"As your colleagues say, you are ‘an influential and invaluable force in our community who stands as a model teacher-scholar. You strengthen the intellectual vitality, academic excellence and service goals of the College in inspired ways,’" Sternberg said.

Littlejohn, one of the winners of the White Teaching Prize, was a sociology and Spanish double major at Occidental who earned her Ph.D. at Stanford and returned to Oxy in 2013 as a member of the faculty. She teaches and writes about family, health, gender, race and ethnicity, and social demography.

One student’s nomination called Littlejohn "an exceptionally capable educator, assiduous mentor, and unwavering advocate for student achievement. Both professionally and personally, she embodies the bedrock principles guiding the college’s mission: that every student, regardless of background, deserves to rise to the level of their ability and ambition."

Another student described how "I had begun to wonder if enrolling had been a mistake. I didn’t understand the college, and judging by my initial interactions with students and faculty, it didn’t understand me. Professor Littlejohn changed my mind."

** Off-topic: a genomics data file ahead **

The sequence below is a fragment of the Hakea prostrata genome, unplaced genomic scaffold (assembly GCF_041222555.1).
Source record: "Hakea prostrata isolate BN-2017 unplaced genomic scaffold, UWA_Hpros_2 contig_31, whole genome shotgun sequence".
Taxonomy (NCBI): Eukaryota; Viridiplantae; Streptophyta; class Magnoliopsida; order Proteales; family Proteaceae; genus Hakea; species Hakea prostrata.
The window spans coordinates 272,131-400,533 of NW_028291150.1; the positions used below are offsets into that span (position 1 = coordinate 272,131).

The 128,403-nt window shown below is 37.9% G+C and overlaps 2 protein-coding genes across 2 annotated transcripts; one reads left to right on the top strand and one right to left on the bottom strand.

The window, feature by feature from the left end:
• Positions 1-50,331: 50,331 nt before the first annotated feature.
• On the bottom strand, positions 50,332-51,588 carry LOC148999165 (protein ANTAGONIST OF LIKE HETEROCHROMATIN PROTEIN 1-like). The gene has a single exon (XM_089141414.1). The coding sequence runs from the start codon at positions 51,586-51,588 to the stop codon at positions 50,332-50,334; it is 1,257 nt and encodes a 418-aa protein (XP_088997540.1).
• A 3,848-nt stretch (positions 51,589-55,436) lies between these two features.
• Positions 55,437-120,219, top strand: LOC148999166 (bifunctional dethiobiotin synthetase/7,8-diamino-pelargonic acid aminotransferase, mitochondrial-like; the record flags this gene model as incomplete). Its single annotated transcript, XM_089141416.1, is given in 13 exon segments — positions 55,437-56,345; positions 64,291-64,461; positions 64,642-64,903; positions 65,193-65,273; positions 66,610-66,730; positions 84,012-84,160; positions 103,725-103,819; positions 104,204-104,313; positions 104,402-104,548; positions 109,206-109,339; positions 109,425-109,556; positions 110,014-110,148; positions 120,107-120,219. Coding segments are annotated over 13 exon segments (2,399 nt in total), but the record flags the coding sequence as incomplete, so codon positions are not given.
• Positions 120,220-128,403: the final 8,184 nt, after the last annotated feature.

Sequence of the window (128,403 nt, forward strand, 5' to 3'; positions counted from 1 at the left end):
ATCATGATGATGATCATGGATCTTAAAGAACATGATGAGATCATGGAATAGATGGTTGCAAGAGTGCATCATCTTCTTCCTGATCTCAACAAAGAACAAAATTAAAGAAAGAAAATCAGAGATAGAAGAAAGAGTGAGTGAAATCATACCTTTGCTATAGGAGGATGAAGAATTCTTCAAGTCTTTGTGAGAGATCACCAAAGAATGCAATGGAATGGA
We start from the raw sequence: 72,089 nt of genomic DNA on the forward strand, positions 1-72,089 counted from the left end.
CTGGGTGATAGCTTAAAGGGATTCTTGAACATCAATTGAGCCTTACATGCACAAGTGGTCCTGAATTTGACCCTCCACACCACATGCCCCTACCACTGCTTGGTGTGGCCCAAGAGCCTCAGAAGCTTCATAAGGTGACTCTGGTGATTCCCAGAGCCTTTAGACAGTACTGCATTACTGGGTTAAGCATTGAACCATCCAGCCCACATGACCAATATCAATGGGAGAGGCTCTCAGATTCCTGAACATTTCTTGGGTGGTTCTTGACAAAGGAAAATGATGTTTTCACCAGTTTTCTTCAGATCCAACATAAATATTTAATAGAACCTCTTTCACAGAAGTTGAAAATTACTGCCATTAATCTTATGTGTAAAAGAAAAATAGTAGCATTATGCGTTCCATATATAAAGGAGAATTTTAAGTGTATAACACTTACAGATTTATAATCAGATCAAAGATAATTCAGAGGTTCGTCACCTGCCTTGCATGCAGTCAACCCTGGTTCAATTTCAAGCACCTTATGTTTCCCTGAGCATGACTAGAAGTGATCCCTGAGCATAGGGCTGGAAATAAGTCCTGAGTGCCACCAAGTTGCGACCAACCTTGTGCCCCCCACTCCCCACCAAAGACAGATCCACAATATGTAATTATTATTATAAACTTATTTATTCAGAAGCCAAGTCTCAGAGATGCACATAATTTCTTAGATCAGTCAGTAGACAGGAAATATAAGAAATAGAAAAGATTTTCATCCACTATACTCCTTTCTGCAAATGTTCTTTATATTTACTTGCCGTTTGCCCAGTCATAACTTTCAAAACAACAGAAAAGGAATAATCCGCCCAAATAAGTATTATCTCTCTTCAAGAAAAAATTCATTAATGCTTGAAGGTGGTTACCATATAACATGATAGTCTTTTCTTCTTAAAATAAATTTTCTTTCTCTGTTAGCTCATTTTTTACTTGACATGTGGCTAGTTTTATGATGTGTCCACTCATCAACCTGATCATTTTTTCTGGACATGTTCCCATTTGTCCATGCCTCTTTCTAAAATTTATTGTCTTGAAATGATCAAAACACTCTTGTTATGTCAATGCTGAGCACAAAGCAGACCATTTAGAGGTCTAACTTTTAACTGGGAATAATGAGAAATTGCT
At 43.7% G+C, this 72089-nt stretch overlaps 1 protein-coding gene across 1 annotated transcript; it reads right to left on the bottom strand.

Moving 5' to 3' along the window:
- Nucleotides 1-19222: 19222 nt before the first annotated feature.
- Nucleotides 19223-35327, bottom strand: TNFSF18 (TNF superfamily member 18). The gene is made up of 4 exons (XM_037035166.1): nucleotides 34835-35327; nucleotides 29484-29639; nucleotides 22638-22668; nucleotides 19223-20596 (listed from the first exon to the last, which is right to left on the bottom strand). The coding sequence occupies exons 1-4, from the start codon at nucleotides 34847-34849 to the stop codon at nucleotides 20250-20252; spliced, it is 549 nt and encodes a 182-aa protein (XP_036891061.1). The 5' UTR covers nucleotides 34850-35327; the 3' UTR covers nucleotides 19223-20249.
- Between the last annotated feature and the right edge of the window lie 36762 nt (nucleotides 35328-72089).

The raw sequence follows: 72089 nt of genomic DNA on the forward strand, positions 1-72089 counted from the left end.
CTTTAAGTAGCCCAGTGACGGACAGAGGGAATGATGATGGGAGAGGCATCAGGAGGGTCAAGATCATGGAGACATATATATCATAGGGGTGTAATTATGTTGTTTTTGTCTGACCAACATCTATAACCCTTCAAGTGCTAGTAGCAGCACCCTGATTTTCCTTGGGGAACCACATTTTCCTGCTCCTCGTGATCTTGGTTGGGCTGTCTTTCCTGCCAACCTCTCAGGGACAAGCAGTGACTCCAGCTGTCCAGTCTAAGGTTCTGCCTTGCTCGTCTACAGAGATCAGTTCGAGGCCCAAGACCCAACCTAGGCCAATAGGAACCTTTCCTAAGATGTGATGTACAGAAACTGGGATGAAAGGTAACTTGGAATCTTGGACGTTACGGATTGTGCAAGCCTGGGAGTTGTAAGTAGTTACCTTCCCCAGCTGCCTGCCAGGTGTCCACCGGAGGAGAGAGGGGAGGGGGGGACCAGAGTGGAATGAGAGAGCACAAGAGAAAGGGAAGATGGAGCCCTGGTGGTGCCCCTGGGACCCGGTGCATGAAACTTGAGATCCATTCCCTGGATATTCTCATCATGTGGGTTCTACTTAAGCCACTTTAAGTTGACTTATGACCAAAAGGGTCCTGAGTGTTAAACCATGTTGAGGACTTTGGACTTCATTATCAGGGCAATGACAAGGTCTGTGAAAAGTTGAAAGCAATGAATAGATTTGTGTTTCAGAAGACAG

Morrissey, the second White Teaching Prize recipient, joined Occidental in 2010 after earning her Ph.D. at the University of North Carolina, Chapel Hill. She teaches and writes about practical ethics, philosophy of law, biomedical ethics, environmental ethics, and the philosophy of race and gender.

In nominating Morrissey, one student said, "While I was challenged, I never felt left behind, and I was always encouraged to dispute authors’ claims based on my own observations and intuition. I think it is a difficult balance in teaching philosophy to push students beyond their own thoughts, while insisting that their voices and beliefs are important. Morrissey does this, and I am a much better student for it."

Another student wrote that Morrissey’s "teaching insights transcend the classroom and graduation; they stick with you for life and influence the way you see the world. She encourages her students to work hard, learn as much as they can, and shape their own futures."